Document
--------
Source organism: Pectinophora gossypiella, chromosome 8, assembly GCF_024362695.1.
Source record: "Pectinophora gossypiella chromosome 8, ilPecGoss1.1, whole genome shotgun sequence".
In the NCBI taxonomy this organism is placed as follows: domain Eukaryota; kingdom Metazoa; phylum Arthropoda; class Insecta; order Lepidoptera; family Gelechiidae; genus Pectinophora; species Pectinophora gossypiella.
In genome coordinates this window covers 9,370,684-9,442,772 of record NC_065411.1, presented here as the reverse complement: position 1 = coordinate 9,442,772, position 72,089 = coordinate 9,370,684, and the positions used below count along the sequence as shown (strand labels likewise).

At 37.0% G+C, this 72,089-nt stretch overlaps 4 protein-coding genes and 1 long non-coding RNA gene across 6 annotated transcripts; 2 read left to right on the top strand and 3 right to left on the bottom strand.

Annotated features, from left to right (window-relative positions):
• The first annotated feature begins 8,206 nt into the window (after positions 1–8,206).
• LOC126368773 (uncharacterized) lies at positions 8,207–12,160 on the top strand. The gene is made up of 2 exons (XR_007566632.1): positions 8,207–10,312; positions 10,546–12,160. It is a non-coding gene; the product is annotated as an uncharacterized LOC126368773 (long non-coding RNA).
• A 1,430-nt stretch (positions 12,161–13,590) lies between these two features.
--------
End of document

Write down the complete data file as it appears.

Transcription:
Source organism: Pectinophora gossypiella, chromosome 8, assembly GCF_024362695.1.
Source record: "Pectinophora gossypiella chromosome 8, ilPecGoss1.1, whole genome shotgun sequence".
In the NCBI taxonomy this organism is placed as follows: domain Eukaryota; kingdom Metazoa; phylum Arthropoda; class Insecta; order Lepidoptera; family Gelechiidae; genus Pectinophora; species Pectinophora gossypiella.
In genome coordinates this window covers 9,370,684-9,442,772 of record NC_065411.1, presented here as the reverse complement: position 1 = coordinate 9,442,772, position 72,089 = coordinate 9,370,684, and the positions used below count along the sequence as shown (strand labels likewise).

At 37.0% G+C, this 72,089-nt stretch overlaps 4 protein-coding genes and 1 long non-coding RNA gene across 6 annotated transcripts; 2 read left to right on the top strand and 3 right to left on the bottom strand.

Annotated features, from left to right (window-relative positions):
• The first annotated feature begins 8,206 nt into the window (after positions 1–8,206).
• LOC126368773 (uncharacterized) lies at positions 8,207–12,160 on the top strand. The gene is made up of 2 exons (XR_007566632.1): positions 8,207–10,312; positions 10,546–12,160. It is a non-coding gene; the product is annotated as an uncharacterized LOC126368773 (long non-coding RNA).
• A 1,430-nt stretch (positions 12,161–13,590) lies between these two features.